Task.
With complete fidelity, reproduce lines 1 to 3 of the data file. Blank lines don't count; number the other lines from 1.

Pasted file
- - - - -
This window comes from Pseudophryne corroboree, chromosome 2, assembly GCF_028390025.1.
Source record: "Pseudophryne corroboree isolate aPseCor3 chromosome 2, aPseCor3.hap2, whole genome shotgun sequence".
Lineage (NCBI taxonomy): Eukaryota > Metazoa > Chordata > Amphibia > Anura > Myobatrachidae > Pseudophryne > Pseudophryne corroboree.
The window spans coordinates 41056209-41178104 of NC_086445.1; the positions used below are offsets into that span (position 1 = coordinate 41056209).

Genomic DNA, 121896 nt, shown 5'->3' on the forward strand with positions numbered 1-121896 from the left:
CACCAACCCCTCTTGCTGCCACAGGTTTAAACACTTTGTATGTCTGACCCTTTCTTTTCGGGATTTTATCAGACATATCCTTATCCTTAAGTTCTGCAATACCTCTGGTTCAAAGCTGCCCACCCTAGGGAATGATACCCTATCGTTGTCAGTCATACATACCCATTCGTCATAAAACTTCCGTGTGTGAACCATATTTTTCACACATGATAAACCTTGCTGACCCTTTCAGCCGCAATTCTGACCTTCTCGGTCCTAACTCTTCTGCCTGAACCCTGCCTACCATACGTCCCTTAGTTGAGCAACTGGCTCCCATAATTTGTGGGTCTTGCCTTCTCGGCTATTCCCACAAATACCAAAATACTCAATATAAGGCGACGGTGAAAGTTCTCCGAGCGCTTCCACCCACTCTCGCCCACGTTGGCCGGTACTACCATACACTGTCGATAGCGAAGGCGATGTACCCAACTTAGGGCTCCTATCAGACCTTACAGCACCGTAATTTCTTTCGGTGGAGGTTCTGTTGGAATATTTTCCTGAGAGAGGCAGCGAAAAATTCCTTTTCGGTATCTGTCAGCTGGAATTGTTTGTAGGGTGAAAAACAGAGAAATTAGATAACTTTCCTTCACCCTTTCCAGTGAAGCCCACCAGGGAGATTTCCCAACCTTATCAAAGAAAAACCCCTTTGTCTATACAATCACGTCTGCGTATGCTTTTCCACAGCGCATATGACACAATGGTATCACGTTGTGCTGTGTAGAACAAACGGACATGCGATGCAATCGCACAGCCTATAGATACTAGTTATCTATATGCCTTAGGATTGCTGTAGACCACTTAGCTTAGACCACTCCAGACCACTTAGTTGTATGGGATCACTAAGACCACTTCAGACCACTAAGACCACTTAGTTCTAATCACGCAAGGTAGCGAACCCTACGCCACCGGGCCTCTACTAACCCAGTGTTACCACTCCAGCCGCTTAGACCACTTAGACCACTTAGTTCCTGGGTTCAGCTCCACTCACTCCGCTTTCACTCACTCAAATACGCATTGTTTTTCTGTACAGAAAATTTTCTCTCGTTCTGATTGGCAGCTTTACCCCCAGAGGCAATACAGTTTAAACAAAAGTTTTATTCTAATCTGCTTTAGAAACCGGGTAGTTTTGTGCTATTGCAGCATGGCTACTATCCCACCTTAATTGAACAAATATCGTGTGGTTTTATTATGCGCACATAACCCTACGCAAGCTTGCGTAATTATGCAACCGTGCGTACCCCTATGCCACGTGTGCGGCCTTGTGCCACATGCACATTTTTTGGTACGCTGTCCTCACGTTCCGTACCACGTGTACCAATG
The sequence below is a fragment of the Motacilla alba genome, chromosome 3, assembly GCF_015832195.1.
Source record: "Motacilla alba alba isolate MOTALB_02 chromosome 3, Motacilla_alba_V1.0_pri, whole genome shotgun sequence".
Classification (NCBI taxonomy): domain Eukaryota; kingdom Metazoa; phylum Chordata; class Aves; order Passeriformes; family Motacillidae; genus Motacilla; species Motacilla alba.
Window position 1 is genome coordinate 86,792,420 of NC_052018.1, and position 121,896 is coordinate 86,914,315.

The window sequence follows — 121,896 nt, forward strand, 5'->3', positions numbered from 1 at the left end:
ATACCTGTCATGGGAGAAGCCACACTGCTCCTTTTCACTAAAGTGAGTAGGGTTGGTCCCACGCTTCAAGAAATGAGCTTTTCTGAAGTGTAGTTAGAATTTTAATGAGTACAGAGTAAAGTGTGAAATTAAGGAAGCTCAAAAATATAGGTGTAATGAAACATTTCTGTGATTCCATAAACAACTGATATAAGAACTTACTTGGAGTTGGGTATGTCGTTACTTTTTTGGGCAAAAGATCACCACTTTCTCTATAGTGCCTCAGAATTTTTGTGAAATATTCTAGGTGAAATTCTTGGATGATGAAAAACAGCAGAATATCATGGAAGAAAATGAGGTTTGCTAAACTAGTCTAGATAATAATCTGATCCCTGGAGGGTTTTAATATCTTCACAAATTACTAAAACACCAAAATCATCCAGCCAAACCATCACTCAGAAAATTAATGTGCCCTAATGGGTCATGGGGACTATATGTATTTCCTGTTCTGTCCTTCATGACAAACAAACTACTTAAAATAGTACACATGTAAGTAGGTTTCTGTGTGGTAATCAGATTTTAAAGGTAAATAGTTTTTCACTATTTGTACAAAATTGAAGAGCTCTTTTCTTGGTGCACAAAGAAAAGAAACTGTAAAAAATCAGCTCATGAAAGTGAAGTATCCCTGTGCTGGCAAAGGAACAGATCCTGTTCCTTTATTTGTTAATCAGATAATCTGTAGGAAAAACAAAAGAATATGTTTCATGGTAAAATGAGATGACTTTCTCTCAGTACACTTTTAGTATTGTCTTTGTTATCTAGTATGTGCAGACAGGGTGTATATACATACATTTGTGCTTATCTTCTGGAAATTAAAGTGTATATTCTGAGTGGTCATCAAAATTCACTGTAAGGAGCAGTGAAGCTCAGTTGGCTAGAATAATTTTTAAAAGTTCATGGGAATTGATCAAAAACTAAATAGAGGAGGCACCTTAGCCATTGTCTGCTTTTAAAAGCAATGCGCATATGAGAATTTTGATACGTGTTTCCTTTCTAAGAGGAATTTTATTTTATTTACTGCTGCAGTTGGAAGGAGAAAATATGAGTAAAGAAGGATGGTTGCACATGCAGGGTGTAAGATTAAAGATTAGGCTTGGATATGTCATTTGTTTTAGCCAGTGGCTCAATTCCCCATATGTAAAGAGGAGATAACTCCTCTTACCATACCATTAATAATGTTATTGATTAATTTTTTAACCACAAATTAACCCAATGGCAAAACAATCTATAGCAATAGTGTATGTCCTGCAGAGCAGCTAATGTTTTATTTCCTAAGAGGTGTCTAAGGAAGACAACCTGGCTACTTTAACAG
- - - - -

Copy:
This window comes from Pseudophryne corroboree, chromosome 2, assembly GCF_028390025.1.
Source record: "Pseudophryne corroboree isolate aPseCor3 chromosome 2, aPseCor3.hap2, whole genome shotgun sequence".
Lineage (NCBI taxonomy): Eukaryota > Metazoa > Chordata > Amphibia > Anura > Myobatrachidae > Pseudophryne > Pseudophryne corroboree.